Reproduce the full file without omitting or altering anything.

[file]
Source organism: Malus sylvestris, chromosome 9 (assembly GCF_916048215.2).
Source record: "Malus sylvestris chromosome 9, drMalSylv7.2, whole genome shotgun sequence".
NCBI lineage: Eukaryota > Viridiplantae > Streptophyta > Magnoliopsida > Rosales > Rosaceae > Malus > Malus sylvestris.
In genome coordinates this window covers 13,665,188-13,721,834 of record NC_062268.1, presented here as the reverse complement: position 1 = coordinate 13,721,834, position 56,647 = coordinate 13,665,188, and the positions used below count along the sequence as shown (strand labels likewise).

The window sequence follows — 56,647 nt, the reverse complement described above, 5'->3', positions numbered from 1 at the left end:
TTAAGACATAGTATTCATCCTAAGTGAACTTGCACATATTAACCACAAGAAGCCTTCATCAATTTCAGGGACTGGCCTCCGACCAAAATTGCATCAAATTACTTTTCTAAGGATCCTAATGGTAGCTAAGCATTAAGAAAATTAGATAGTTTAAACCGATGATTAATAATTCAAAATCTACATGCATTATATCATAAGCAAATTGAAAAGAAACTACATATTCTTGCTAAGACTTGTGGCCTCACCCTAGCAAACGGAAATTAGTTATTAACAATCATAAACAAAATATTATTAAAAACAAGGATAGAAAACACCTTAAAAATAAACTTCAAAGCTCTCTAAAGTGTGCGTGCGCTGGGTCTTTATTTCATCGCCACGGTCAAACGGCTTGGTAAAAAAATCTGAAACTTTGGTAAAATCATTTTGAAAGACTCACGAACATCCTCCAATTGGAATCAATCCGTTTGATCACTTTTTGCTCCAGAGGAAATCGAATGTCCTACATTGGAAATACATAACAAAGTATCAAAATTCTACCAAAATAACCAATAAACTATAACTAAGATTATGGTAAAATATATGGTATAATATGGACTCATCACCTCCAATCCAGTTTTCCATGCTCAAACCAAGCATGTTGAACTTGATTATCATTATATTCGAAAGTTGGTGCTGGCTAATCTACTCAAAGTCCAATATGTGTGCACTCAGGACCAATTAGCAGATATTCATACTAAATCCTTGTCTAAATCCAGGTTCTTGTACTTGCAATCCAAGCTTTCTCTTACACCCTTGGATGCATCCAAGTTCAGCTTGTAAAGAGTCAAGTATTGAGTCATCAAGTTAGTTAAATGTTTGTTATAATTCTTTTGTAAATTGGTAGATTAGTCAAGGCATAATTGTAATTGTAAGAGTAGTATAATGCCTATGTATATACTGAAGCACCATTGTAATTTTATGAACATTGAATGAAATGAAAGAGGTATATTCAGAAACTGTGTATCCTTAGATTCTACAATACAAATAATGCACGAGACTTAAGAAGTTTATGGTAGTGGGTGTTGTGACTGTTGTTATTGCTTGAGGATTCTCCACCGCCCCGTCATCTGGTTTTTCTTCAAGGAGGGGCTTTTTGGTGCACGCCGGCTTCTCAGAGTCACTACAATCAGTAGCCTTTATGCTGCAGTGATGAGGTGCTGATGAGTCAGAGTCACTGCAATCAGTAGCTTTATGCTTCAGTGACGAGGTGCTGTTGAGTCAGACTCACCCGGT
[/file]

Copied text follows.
Source organism: Malus sylvestris, chromosome 9 (assembly GCF_916048215.2).
Source record: "Malus sylvestris chromosome 9, drMalSylv7.2, whole genome shotgun sequence".
NCBI lineage: Eukaryota > Viridiplantae > Streptophyta > Magnoliopsida > Rosales > Rosaceae > Malus > Malus sylvestris.
In genome coordinates this window covers 13,665,188-13,721,834 of record NC_062268.1, presented here as the reverse complement: position 1 = coordinate 13,721,834, position 56,647 = coordinate 13,665,188, and the positions used below count along the sequence as shown (strand labels likewise).

The window sequence follows — 56,647 nt, the reverse complement described above, 5'->3', positions numbered from 1 at the left end:
TTAAGACATAGTATTCATCCTAAGTGAACTTGCACATATTAACCACAAGAAGCCTTCATCAATTTCAGGGACTGGCCTCCGACCAAAATTGCATCAAATTACTTTTCTAAGGATCCTAATGGTAGCTAAGCATTAAGAAAATTAGATAGTTTAAACCGATGATTAATAATTCAAAATCTACATGCATTATATCATAAGCAAATTGAAAAGAAACTACATATTCTTGCTAAGACTTGTGGCCTCACCCTAGCAAACGGAAATTAGTTATTAACAATCATAAACAAAATATTATTAAAAACAAGGATAGAAAACACCTTAAAAATAAACTTCAAAGCTCTCTAAAGTGTGCGTGCGCTGGGTCTTTATTTCATCGCCACGGTCAAACGGCTTGGTAAAAAAATCTGAAACTTTGGTAAAATCATTTTGAAAGACTCACGAACATCCTCCAATTGGAATCAATCCGTTTGATCACTTTTTGCTCCAGAGGAAATCGAATGTCCTACATTGGAAATACATAACAAAGTATCAAAATTCTACCAAAATAACCAATAAACTATAACTAAGATTATGGTAAAATATATGGTATAATATGGACTCATCACCTCCAATCCAGTTTTCCATGCTCAAACCAAGCATGTTGAACTTGATTATCATTATATTCGAAAGTTGGTGCTGGCTAATCTACTCAAAGTCCAATATGTGTGCACTCAGGACCAATTAGCAGATATTCATACTAAATCCTTGTCTAAATCCAGGTTCTTGTACTTGCAATCCAAGCTTTCTCTTACACCCTTGGATGCATCCAAGTTCAGCTTGTAAAGAGTCAAGTATTGAGTCATCAAGTTAGTTAAATGTTTGTTATAATTCTTTTGTAAATTGGTAGATTAGTCAAGGCATAATTGTAATTGTAAGAGTAGTATAATGCCTATGTATATACTGAAGCACCATTGTAATTTTATGAACATTGAATGAAATGAAAGAGGTATATTCAGAAACTGTGTATCCTTAGATTCTACAATACAAATAATGCACGAGACTTAAGAAGTTTATGGTAGTGGGTGTTGTGACTGTTGTTATTGCTTGAGGATTCTCCACCGCCCCGTCATCTGGTTTTTCTTCAAGGAGGGGCTTTTTGGTGCACGCCGGCTTCTCAGAGTCACTACAATCAGTAGCCTTTATGCTGCAGTGATGAGGTGCTGATGAGTCAGAGTCACTGCAATCAGTAGCTTTATGCTTCAGTGACGAGGTGCTGTTGAGTCAGACTCACCCGGT